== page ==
Organic Spacers Improve LED Performance
By sandwiching a 2-D light-emitting layer in between carbon-based compounds with atoms arranged in a circular instead of linear shape, scientists significantly improved device efficiency and brightness
May 14, 2020
An illustration showing the working principle of a light-emitting diode made with semiconducting materials arranged in a "perovskite" crystal structure. Particles of light, or photons, are emitted when electrons (e-) and holes (h+) in the materials recombine under an applied voltage. A team led by Los Alamos National Laboratory in collaboration with Brookhaven and Argonne National Laboratories demonstrated that the efficiency of photon emission from recombination and the brightness of this emission can be improved by tuning the large carbon-containing compounds that cap the perovskite crystal.
Light-emitting diodes (LEDs) release energy in the form of light when electrons and “holes” (electron vacancies) recombine in response to an applied voltage. Over the past few years, scientists have turned their attention toward LEDs based on hybrid organic (carbon-containing) and inorganic materials with the same crystal structure as the mineral perovskite. Unlike the organic LEDs found in some consumer electronics including television and cell phone screens, perovskite-based LEDs are made from inexpensive earth-abundant materials such as lead, halogens like iodide or bromide, and positively charged organic ions. Moreover, perovskites can be prepared in solution at room temperature, unlike the high temperatures and vacuum conditions required by materials in inorganic LEDs.
In particular, 2-D perovskites sandwiched in between large organic molecules—which act as spacers in the perovskite crystal lattice—have attracted a lot of interest not only because of their low-cost manufacturability but also their enhanced optoelectronic properties. The high color purity, tunability, and brightness of 2-D layered perovskites make them promising materials for next-generation lighting and displays. In addition, the external quantum efficiency of perovskite-based LEDs—the ratio of the number of light particles emitted from the device to the number of electrons passing through the device—has been rapidly improving.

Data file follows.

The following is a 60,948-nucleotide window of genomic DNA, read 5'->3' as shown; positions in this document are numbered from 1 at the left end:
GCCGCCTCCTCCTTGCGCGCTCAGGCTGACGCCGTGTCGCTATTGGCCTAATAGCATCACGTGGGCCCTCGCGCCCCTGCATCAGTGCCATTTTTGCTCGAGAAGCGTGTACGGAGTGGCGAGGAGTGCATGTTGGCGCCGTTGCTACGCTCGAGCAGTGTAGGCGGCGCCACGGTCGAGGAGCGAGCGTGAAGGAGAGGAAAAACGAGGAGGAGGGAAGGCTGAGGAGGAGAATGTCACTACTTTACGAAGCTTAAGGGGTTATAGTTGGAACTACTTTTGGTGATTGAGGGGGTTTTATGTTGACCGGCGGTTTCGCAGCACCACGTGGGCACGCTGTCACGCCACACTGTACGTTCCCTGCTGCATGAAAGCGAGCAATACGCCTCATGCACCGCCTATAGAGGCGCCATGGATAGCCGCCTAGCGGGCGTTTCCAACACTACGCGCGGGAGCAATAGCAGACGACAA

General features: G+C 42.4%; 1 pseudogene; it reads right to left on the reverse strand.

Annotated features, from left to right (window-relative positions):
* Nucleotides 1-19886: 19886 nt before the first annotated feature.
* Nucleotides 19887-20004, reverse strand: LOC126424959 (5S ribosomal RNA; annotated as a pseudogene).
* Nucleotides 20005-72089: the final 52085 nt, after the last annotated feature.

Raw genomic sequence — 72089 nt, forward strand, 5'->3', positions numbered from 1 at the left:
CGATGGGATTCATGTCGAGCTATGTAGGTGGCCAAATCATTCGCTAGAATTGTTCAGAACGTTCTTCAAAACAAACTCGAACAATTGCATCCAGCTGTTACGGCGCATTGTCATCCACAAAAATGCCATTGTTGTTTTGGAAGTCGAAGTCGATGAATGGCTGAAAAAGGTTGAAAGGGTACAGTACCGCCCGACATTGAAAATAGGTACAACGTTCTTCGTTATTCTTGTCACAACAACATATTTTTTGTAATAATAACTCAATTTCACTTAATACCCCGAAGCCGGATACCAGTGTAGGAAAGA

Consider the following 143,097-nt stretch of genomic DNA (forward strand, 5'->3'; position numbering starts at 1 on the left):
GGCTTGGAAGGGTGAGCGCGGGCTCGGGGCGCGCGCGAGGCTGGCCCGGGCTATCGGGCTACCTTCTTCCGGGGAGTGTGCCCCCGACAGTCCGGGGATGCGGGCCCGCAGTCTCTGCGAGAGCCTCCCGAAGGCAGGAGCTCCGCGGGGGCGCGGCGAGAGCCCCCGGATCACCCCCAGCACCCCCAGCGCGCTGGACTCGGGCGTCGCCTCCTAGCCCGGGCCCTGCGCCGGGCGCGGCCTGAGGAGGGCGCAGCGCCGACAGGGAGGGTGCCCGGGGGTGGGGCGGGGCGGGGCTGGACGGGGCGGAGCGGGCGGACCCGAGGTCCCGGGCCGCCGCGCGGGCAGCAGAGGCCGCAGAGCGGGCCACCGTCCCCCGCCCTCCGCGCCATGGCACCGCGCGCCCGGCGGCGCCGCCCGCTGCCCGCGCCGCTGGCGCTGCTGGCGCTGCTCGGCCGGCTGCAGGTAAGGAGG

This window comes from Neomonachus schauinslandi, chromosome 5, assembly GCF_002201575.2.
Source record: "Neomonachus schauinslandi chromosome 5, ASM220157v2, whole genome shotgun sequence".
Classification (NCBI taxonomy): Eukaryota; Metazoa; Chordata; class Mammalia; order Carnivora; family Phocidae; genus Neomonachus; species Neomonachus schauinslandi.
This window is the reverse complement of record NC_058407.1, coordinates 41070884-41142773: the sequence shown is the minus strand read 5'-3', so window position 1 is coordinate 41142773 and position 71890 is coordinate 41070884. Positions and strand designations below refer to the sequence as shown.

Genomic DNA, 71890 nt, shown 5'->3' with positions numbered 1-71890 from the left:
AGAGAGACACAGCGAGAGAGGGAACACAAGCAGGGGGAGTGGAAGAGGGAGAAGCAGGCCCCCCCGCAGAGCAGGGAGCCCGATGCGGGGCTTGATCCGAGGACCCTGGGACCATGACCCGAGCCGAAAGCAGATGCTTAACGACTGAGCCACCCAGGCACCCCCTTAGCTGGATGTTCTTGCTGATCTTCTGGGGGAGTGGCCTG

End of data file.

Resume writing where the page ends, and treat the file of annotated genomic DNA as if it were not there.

Now, a team led by the U.S. Department of Energy’s (DOE) Los Alamos National Laboratory in collaboration with Brookhaven and Argonne National Laboratories has demonstrated that the choice of organic spacer significantly impacts LED performance. By using organic spacers with atoms arranged in a ring instead of a linear chain, the scientists increased device efficiency by two orders of magnitude (to around 12 percent) and brightness by 70 times, with a luminance approaching that of typical green organic LEDs.
“The large organic spacers slice the 3-D perovskite crystal lattice into a 2-D layered structure consisting of graphene-like atomic sheets each less than a billionth-of-a-meter thick,” explained Wanyi Nie, a scientist at the Center for Integrated Nanotechnologies (CINT) at Los Alamos.
In this case, the scientists compared LEDs based on 2-D lead bromide perovskites with alkyl (linear) or benzyl (ring) organic spacers. To ensure a fair comparison between the two types of devices, Nie and Hsinhan (Dave) Tsai—a J. Robert Oppenheimer Distinguished Postdoc Fellow at Los Alamos—first synthesized high-quality materials and fabricated highly crystalline thin films of the perovskites under the same processing conditions. Then, they validated the films’ crystalline structure and orientation through electron microscopy and x-ray scattering.
At the CFN Advanced Optical Spectroscopy and Microscopy Facility, staff scientist Mircea Cotlet and research associate Mingxing Li of the Soft and Bio Nanomaterials Group measured the photoluminescence decay of the films after excitation with a light pulse.
A photograph of the thin films under ultraviolet light exposure shows that the perovskite with the ring-shaped organic spacer (benzyl perovskite, right) emits much brighter light than the perovskite with the linear organic spacer (alkyl perovskite, left). The blue circular objects in the right-hand corner are marks indicating the respective spacers on the glass substrate.
“Called time-resolved optical microscopy, this technique allows us to measure the rate at which electrons and holes recombine, in turn giving us information about charge-carrier lifetimes,” explained Cotlet.